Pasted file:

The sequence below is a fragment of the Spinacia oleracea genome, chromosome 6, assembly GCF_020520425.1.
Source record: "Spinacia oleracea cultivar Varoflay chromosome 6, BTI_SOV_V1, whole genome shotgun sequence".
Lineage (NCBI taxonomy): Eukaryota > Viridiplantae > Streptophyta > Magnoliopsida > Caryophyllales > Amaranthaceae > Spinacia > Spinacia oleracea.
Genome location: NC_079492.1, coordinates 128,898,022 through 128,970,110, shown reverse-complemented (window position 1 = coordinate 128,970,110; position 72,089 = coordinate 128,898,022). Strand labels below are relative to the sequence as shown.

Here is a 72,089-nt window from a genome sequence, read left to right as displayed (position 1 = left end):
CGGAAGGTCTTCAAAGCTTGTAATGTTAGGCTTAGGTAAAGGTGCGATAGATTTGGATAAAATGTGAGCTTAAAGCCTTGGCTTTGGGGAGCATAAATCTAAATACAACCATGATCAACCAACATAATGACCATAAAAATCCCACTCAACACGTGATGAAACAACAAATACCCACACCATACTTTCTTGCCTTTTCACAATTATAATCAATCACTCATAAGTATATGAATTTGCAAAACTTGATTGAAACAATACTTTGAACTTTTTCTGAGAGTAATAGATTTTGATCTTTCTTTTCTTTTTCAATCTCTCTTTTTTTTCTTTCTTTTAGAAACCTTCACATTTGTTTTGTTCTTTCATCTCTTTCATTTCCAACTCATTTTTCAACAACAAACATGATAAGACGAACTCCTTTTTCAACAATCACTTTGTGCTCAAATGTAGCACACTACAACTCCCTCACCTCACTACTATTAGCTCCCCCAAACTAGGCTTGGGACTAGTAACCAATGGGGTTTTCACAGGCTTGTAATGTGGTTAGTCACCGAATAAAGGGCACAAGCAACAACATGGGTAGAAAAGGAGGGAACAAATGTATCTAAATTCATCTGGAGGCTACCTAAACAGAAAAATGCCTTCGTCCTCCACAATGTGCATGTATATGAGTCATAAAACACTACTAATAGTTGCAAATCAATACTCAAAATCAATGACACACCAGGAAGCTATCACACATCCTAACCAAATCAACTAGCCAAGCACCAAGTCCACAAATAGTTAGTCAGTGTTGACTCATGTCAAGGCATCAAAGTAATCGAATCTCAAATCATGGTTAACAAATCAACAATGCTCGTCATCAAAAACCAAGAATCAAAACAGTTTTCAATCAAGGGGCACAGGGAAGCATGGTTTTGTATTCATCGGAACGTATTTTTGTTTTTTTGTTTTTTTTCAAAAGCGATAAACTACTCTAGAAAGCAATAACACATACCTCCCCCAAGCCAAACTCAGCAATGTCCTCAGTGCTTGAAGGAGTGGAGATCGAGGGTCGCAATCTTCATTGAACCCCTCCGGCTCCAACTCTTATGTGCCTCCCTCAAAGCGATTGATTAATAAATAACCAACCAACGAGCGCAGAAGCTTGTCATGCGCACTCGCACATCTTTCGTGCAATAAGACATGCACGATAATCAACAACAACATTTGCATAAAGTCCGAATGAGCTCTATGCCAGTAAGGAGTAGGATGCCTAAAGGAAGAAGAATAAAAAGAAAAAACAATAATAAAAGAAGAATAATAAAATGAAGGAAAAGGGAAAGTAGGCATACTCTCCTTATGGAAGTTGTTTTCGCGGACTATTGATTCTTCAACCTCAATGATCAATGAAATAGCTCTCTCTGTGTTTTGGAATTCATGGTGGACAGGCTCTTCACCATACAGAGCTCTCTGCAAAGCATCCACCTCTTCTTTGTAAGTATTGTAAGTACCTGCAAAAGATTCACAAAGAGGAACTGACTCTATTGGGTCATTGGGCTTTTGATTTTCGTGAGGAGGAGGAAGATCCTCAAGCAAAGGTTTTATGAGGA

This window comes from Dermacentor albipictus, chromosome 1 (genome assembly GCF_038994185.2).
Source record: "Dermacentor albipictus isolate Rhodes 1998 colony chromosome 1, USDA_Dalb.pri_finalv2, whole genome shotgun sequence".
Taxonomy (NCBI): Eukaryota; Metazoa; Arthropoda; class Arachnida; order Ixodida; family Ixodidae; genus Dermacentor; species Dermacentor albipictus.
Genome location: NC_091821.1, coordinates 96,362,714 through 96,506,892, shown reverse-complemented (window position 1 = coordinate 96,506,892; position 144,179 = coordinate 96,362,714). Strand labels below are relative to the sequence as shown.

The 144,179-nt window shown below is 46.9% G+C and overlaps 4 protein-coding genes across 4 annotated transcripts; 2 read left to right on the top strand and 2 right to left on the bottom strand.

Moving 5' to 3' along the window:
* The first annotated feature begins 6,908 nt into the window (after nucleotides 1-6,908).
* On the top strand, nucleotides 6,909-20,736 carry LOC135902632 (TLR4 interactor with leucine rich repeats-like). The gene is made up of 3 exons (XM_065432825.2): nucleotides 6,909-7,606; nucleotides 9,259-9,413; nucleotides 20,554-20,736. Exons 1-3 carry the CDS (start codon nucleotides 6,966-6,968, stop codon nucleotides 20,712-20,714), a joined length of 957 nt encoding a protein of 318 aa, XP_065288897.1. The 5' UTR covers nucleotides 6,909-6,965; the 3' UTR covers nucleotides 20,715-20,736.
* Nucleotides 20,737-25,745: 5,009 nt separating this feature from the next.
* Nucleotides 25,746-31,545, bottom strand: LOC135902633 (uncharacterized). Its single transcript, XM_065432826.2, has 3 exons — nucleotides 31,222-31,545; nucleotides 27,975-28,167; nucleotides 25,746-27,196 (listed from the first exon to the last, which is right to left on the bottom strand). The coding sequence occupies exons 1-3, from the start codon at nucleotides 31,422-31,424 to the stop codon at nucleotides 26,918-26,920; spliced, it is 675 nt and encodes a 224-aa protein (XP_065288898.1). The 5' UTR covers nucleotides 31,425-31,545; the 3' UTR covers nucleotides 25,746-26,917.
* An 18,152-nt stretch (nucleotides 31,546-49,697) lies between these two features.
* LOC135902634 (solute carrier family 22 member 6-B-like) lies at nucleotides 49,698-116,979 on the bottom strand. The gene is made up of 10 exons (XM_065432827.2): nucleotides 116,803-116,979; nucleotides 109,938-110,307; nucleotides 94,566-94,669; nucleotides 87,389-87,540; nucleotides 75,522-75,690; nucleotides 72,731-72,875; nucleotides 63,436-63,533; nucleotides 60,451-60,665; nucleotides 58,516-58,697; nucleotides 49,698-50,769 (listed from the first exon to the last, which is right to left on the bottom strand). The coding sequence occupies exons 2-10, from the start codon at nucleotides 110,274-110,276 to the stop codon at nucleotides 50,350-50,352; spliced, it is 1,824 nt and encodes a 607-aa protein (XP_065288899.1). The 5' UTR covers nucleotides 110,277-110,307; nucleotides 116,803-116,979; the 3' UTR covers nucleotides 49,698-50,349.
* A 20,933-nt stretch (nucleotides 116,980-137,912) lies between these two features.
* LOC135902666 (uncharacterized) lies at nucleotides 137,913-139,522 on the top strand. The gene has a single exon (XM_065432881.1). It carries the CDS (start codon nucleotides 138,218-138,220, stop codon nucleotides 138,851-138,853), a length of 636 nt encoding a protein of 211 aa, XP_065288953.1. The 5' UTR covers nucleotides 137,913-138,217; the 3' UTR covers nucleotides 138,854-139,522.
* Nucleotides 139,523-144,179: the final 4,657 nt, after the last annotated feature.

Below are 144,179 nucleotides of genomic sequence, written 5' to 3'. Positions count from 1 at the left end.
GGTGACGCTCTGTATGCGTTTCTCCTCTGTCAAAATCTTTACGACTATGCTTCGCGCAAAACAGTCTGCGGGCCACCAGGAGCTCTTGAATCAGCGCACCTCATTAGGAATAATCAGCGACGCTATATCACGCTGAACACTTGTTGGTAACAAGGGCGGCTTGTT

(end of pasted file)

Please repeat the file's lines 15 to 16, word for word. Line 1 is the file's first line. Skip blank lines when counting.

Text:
* Nucleotides 20,737-25,745: 5,009 nt separating this feature from the next.
* Nucleotides 25,746-31,545, bottom strand: LOC135902633 (uncharacterized). Its single transcript, XM_065432826.2, has 3 exons — nucleotides 31,222-31,545; nucleotides 27,975-28,167; nucleotides 25,746-27,196 (listed from the first exon to the last, which is right to left on the bottom strand). The coding sequence occupies exons 1-3, from the start codon at nucleotides 31,422-31,424 to the stop codon at nucleotides 26,918-26,920; spliced, it is 675 nt and encodes a 224-aa protein (XP_065288898.1). The 5' UTR covers nucleotides 31,425-31,545; the 3' UTR covers nucleotides 25,746-26,917.